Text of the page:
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Finweek - EnglishFinweek - English

Finweek - English

25 July 2019

Finweek is South Africa’s leading financial weekly magazine focusing on investment. With its brisk, creative and authoritative analysis of business and investment issues, it’s an essential business tool in the daily battle for competitive advantage. Today's business decision-makers have to cope with increased pressure on their time and are expected, more than ever before, to succeed in the face of stiffer competition. Finweek provides relevant information in quick bytes, along with award-winning investment advice.

Land:
South Africa
Sprache:
English
Verlag:
Media 24 Ltd
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IN DIESER AUSGABE

access_time2 Min.
from the editor

earlier this month, the Financial Times (FT) shared an article online, stating that this specific article was available outside its paywall to ensure it could be shared freely. Therefore, a topic the publication feels really strongly about. In short, the piece (which was well over 5 000 words) looked at the impact of high-performance environments on the mental health of employees working in those spaces. Many readers will now be rolling their eyes and paging on – which is exactly the kind of attitude that FT warns against: A world in which people are not allowed to vocalise the impact that long, stressful hours at the office have on their health – both physically and mentally – and often on their ability to deal with life in general. Overwork, which results in…

access_time4 Min.
the rules that bind us

i spent June in England, giving seminars at several universities (and following the Proteas on their unfortunate campaign at the Cricket World Cup). One question peers kept asking, was on the state of the South African economy. Why is President Cyril Ramaphosa moving so slowly in tackling the crisis at the heart of the economy: Eskom? It’s a difficult question with a complicated answer, I’d respond. Eskom is in a deep mess, with debt spiralling out of control. It burns cash. Plans to transform it are being hampered by trade unions unwilling to see its members lose their jobs. It requires immensely talented and brave leadership to find a negotiated solution that keeps the lights on. Restructuring is essential, because the problems are ultimately structural. Eskom is a state-owned monopoly; the Electricity…

access_time1 Min.
finweek-english

EDITORIAL & SALES Editor Anneli Groenewald Managing Editor Jana Jacobs Journalists and Contributors Simon Brown, Johan Fourie, Moxima Gama, Glenneis Kriel, Schalk Louw, David McKay, Timothy Rangongo, Petri Redelinghuys, Peet Serfontein, Melusi Tshabalala, Amanda Visser, Jaco Visser, Glenda Williams Sub-Editors Katrien Smit Editorial Assistant Thato Marolen Layout Artists David Kyslinger, Beku Mbotoli Advertising Paul Goddard 082 650 9231/paul@fivetwelve.co.za Clive Kotze 082335 4957/clive@mediamatic.co.za Sales Executive Tanya Finch 082 961 9429/tanya@fivetwelve.co.za Publisher Sandra Ladas sandra.ladas@newmedia.co.za General Manager Dev Naidoo Production Angela Silver angela.silver@newmedia.co.za, Pam Moodley pam.moodley@newmedia.co.za Share your thoughts with us on: @finweek finweek finweekmagazine…

access_time4 Min.
in brief

“I’M SAYING TO ALL THOSE INVOLVED IN TRADE DISCUSSIONS — WE NEED ADULTS IN THE ROOM.” – Outgoing International Monetary Fund head Christine Lagarde to Trevor Noah on The Daily Show. She said US President Donald Trump meant well with tariff increases, explaining that “you can’t say welcome to my country but you’re only allowed in if you transfer technology and that is compulsory,” in reference to China’s forced technology transfer rule (FTA) and allegations of technology theft waged against China by the US. Lagarde further said that the game clearly has to change, and the rules have to be respected. But, where it doesn’t work, tariff increases are not a viable solution, especially in the long run, she said. “THERE WILL NEVER BE A PERFECT PLAN OR PERFECT TIMING.” – SA’s health…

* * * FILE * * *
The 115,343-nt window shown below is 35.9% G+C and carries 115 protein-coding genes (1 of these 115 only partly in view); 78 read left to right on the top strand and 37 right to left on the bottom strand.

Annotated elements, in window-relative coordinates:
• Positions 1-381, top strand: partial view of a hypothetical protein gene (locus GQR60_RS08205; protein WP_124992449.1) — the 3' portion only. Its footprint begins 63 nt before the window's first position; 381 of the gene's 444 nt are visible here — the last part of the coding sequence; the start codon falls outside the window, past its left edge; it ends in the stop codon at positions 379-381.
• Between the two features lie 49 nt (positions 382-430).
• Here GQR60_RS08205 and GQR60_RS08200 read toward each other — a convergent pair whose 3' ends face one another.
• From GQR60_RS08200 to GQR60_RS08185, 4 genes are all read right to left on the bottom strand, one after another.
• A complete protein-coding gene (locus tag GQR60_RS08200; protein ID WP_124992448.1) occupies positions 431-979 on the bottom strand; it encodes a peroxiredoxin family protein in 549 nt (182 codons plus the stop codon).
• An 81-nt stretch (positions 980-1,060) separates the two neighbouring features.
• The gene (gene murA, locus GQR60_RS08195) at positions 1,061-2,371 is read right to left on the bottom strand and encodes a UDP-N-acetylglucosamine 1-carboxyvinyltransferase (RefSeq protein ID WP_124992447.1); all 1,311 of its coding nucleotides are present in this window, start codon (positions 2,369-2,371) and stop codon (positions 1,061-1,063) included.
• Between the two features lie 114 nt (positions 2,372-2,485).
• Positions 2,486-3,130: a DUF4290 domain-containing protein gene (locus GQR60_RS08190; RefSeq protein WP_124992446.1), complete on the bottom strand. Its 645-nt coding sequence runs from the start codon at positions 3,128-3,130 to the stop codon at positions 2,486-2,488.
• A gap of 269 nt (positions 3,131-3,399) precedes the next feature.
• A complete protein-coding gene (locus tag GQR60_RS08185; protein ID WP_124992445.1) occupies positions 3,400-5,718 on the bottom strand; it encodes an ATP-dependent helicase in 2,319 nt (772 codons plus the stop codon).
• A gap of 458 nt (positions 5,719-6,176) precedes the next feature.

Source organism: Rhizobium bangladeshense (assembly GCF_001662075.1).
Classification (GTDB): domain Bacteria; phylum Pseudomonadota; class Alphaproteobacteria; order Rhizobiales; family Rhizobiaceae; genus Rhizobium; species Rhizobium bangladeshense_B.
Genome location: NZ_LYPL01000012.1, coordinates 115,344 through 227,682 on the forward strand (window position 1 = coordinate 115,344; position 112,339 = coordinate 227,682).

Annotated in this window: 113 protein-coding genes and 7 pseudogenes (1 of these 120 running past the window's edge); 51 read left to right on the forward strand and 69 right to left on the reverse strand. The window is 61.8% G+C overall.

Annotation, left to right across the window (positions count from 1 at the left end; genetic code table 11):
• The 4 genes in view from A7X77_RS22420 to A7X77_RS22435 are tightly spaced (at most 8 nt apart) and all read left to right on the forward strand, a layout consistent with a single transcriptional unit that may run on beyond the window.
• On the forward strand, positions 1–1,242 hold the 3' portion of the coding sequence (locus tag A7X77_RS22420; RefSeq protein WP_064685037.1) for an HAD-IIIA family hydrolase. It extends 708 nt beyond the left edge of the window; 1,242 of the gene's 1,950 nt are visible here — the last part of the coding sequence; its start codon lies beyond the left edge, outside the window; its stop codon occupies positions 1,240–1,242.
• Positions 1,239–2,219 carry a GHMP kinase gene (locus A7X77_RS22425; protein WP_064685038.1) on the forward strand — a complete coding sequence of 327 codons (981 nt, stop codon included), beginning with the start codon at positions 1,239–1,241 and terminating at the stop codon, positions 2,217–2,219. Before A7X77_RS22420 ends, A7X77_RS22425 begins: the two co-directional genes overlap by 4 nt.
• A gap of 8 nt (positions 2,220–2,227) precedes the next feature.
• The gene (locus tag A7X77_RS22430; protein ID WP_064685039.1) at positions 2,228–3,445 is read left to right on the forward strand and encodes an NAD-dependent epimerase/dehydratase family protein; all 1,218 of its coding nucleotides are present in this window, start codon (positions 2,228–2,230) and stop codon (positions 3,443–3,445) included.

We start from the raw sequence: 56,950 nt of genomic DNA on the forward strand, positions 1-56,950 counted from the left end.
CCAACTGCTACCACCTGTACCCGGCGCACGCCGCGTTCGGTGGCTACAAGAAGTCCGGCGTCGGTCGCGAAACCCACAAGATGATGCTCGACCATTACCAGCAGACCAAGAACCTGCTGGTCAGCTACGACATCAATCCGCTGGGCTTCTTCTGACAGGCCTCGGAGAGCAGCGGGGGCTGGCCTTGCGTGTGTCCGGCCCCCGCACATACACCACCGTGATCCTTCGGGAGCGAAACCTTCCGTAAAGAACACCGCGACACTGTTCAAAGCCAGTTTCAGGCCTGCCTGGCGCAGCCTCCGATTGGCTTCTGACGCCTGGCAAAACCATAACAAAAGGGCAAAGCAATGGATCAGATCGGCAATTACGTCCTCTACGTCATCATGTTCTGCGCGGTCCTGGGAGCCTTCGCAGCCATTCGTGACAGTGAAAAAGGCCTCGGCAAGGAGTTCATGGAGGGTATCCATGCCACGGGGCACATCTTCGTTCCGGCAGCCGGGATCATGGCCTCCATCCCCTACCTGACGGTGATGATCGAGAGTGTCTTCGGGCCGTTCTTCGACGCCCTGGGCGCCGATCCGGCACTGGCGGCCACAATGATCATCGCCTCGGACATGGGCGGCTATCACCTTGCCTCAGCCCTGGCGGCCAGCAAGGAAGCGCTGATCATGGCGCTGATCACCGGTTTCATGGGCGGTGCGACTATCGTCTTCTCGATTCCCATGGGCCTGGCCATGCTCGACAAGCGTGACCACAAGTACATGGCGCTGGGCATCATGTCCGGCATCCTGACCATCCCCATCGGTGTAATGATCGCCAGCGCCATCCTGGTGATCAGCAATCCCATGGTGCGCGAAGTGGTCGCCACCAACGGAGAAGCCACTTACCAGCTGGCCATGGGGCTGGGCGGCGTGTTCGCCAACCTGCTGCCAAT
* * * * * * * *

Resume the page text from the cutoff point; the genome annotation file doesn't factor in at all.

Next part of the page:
access_time4 Min.
fnb now eyes financial and physical health

in 2016, five years after FNB launched South Africa’s first banking app, it introduced a functionality aimed at helping its customers ‘navigate’ life. The nav>> was first launched with nav>> Home, allowing customers to buy and sell property hassle-free (without the use of estate agents), and nav>> Car, which similarly enables customers to buy and sell cars to other customers and even renew their car licence discs online. The two became the pillars of nav>> because “we know that customers on a monthly basis typically spend in excess of15% of their monthly income on their home and on their car/transport,” says Jolandé Duvenhage, CEO of nav>>. “This is a very significant number and the more we can help our customers on their journey, the more we can empower them to navigate…

access_time3 Min.
when water issues trickle down

the Lekwa local municipality in Mpumalanga, which includes the towns of Standerton and Morgenzon, reached the attention of investors when JSE-listed Astral Foods announced a R7m loss due to insufficient water supply to its Standerton plant for the six months ended 31 March. By the end of May, the company reported a loss of R85m due to water interruptions in Standerton. Astral Foods’ Goldi processing plant slaughters 2m birds per week and needs around 5m litres of water a day, but municipal water supply to Africa’s largest poultry processing plant dried up in March. Water, of course, isn’t the sole reason why South Africans across the country take to the streets against their local municipalities, with a general breakdown in service delivery – from refuse collection to municipal power cuts due to non-payment…

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